You might consider getting a lactic acid peel from your dermatologist or skin care specialist if you aren’t seeing results from OTC versions but don’t want to use a stronger AHA.

Before getting a professional lactic acid peel, talk to your dermatologist about all the medications you take as well as your level of sensitivity. These can all factor into the strength of the peel your dermatologist or skin care specialist chooses. This can help prevent side effects and complications, such as irritation and scarring.

Also know that it can take up to two weeks to recover from a professional lactic acid peel. Mild peels may cause side effects that last a day or so, but after a deeper peel, your skin may need to be bandaged for a couple of weeks.

Lactic acid peels can vary in cost, and they aren’t covered by insurance. That’s because they’re considered cosmetic treatments and not medically necessary therapies. However, you may be able to work out a payment plan with your dermatologist’s billing department.

The bottom line

Lactic acid is used to create a mild chemical peel that can help even out your skin tone. It can help address age spots, melasma, and rough texture, along with fine lines.

Although OTC options are available, it’s important to discuss your skin care needs with a dermatologist before trying a lactic acid peel at home. Certain skin conditions may increase your risk of side effects.

If you do try an OTC peel, make sure you do a skin patch test before your first full application. You should also apply sunscreen every morning and reapply as needed throughout the day.

Best moisturizer after chemical peel

chemical peel

After receiving an intensive treatment, it is important to take good care of your skin. This is why it is essential to have a good after care plan following your chemical peel.

Your treatment provider will discuss how to take good care of your skin post-peel. This will help your skin to peel more evenly and to heal quickly. Our highly qualified and experienced doctors at Evolution MedSpa Boston can provide a wealth of information about chemical peels. Here they share some of their knowledge with you.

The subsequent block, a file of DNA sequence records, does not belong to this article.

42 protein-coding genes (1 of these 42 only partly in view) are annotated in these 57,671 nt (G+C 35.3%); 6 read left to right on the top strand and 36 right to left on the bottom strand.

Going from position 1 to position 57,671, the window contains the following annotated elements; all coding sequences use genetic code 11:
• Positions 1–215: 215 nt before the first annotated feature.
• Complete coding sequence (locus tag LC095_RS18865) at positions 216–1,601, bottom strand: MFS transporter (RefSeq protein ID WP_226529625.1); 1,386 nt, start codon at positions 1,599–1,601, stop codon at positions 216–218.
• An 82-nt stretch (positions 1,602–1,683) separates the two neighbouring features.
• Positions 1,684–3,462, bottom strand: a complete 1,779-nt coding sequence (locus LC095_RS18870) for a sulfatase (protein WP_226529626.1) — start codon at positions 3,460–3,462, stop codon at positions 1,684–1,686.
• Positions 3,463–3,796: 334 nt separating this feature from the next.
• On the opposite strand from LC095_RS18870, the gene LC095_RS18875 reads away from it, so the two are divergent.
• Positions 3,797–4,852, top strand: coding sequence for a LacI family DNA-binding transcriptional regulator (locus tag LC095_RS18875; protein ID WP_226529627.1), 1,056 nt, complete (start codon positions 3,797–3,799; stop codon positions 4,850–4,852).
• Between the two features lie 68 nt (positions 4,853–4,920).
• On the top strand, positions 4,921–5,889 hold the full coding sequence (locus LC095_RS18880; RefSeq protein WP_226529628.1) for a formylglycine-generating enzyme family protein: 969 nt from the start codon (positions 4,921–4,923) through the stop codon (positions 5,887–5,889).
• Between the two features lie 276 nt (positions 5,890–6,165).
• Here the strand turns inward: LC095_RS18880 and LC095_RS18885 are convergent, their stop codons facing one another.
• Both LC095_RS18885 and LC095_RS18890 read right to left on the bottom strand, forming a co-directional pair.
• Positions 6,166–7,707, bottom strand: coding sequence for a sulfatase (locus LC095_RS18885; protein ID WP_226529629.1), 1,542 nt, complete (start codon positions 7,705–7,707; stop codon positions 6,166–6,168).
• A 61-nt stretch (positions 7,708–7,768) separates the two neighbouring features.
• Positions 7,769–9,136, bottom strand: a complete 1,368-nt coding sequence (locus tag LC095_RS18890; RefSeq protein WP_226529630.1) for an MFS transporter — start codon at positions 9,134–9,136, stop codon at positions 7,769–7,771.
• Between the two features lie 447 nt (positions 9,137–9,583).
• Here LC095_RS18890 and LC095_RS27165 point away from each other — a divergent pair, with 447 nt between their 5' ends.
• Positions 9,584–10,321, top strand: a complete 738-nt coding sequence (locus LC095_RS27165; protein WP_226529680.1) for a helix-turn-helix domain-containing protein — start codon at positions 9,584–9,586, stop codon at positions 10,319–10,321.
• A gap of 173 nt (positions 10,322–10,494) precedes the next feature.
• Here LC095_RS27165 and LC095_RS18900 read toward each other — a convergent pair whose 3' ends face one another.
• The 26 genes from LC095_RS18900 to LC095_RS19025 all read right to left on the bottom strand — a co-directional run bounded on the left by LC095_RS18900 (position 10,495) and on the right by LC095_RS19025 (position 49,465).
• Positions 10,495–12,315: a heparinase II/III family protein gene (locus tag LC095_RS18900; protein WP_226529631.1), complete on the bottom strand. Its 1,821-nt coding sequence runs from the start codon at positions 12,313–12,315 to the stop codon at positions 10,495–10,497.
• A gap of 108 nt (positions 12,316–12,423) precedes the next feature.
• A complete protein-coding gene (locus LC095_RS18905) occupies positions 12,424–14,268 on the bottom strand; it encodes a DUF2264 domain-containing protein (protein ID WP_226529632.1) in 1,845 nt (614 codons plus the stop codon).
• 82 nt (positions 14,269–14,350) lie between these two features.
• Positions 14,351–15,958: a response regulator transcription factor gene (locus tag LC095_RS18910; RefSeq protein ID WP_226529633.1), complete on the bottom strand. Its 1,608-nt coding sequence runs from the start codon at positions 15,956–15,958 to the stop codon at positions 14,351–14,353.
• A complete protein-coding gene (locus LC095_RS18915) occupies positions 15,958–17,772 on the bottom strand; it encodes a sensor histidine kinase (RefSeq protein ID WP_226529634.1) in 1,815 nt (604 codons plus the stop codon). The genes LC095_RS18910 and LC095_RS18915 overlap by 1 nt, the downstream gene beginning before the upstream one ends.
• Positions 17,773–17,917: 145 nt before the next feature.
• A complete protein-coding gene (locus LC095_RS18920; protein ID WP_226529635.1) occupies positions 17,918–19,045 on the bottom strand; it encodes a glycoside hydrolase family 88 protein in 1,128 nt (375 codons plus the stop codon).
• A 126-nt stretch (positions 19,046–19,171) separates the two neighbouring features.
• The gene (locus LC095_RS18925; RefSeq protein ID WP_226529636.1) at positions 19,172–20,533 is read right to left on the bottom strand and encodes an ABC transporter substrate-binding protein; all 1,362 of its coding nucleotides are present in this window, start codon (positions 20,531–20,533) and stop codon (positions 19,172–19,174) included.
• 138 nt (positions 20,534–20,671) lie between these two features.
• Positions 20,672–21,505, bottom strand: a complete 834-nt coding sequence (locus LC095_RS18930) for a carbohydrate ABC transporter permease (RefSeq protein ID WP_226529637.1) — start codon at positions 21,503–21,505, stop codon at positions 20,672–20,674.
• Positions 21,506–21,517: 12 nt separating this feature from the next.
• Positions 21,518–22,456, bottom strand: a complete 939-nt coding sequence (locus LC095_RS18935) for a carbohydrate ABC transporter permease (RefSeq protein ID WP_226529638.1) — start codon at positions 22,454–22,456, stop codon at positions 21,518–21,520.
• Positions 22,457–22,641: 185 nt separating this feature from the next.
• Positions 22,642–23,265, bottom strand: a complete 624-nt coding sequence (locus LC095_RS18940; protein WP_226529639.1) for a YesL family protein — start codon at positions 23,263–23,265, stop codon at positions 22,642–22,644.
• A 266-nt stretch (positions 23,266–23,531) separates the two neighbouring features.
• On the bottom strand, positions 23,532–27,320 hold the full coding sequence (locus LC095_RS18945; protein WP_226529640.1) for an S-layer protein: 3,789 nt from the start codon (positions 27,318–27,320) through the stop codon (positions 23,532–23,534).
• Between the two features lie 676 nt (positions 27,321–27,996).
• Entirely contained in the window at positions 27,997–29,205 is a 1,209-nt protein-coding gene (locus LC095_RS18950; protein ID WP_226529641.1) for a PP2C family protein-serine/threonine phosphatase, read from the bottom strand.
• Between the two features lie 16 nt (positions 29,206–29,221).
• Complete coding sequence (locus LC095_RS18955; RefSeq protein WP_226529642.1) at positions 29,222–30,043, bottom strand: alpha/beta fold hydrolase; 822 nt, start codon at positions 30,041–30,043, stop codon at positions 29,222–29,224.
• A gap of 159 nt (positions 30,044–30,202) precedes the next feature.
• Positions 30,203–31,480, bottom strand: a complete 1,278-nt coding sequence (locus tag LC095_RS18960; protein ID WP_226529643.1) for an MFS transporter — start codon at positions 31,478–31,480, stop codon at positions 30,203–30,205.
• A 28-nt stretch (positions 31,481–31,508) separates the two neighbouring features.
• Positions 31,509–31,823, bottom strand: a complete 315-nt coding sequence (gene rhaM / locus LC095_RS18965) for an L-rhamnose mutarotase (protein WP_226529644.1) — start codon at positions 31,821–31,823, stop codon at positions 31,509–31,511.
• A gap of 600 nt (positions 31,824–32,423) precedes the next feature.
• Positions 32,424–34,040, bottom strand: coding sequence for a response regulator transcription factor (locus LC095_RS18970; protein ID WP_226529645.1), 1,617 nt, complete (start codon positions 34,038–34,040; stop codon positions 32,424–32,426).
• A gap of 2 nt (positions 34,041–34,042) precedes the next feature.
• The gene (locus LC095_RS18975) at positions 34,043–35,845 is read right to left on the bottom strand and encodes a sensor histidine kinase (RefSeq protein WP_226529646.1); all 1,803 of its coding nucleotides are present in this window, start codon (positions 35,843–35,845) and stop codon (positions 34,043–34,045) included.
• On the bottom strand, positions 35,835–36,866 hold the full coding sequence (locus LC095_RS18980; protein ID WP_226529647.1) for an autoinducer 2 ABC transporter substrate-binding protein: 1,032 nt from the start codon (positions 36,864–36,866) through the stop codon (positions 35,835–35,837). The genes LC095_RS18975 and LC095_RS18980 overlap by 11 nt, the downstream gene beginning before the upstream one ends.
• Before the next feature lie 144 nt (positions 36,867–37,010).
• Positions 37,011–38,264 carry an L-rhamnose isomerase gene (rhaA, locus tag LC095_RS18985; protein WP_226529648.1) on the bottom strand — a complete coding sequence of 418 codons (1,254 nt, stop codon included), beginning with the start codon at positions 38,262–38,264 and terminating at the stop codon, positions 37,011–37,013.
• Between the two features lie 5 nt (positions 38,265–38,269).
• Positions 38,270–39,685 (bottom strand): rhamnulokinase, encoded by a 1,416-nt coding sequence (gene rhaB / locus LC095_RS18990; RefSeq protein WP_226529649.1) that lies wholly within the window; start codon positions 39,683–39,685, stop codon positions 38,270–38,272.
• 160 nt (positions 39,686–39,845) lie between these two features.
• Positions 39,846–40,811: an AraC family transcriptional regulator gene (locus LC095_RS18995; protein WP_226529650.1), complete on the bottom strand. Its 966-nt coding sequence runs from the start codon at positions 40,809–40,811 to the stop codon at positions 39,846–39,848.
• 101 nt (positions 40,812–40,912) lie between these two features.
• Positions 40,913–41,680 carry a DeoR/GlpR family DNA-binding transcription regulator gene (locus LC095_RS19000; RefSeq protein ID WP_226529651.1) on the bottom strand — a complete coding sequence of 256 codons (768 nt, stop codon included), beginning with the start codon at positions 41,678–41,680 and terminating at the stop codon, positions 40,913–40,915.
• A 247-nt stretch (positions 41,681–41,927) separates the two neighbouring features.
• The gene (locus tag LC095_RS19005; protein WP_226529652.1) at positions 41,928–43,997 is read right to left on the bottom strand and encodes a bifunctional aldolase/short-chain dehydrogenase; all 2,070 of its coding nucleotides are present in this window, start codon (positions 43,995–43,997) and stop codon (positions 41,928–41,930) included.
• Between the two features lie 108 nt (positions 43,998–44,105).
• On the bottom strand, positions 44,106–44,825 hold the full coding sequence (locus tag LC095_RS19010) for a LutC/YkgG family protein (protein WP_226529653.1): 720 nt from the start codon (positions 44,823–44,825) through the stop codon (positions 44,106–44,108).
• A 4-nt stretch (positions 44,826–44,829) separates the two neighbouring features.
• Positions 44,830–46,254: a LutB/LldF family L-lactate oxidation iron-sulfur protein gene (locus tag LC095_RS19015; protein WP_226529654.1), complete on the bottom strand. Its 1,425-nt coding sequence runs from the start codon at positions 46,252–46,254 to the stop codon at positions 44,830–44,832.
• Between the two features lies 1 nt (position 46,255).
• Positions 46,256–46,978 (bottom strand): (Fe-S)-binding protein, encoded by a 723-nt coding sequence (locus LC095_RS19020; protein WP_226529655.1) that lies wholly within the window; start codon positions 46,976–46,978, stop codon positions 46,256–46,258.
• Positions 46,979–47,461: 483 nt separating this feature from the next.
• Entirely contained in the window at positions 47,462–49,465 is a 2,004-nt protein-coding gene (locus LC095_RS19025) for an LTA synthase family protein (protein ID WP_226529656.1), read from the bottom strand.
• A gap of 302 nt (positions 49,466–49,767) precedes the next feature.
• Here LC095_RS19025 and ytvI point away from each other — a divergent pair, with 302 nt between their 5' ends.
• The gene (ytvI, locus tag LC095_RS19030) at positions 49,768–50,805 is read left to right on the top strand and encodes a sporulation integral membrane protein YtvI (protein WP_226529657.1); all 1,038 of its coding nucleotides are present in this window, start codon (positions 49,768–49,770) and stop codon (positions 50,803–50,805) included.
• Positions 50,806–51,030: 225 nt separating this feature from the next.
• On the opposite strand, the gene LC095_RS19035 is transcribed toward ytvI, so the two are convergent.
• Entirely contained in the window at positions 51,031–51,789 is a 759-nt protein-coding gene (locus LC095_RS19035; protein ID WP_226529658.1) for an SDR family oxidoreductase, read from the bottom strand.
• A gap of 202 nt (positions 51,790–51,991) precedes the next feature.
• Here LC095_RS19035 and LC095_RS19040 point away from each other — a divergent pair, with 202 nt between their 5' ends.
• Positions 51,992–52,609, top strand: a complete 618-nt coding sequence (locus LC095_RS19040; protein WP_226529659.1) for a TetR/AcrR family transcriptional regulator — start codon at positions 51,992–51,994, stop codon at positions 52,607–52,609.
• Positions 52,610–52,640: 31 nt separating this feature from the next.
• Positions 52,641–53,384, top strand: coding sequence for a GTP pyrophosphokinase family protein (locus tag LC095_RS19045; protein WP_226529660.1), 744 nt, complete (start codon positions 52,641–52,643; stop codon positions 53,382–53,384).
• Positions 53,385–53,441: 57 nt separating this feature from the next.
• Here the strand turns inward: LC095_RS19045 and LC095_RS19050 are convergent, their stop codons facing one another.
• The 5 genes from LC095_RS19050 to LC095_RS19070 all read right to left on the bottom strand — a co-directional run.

How do you take care of your skin after a chemical peel?

A chemical peel will remove the top layers of your skin, including the dead and unhealthy skin cells. This can help to improve the appearance of acne, discolouration and aging skin. Peels provide the opportunity for your healthy, glowing skin underneath to shine through.

How exactly should you treat your healing skin after your treatment?

A chemical peel will remove the top layers of your skin, including the dead and unhealthy skin cells. This can help to improve the appearance of acne, discolouration and aging skin. Peels provide the opportunity for your healthy, glowing skin underneath to shine through. Allowing your skin to recover after a chemical peel is essential.

After a peel, your skin is much more sensitive so specialist care is needed. This is why it is important to follow your doctors guidelines carefully. Here are some expert tips for post-peel skin care:

  • Use cool water to cleanse your face. This will help to soothe any redness or swelling of the skin after your treatment.
  • Apply a good moisturizer
  • Stay hydrated by drinking plenty of water
  • Use an SPF30 + sunscreen to protect your more delicate skin from the aging effects of the sun
  • Don’t perform strenuous workouts or visit saunas and steam rooms. These things can irritate your sensitive post-peel skin.
  • Avoid exfoliating for a few days after your peel. Exfoliating could increase the redness and sensitivity you experience after your treatment

Which moisturizer should you choose?

Keeping your skin well moisturized can speed up healing and help to prevent scarring. But, with so many moisturizers available on the market, how do you choose the best one?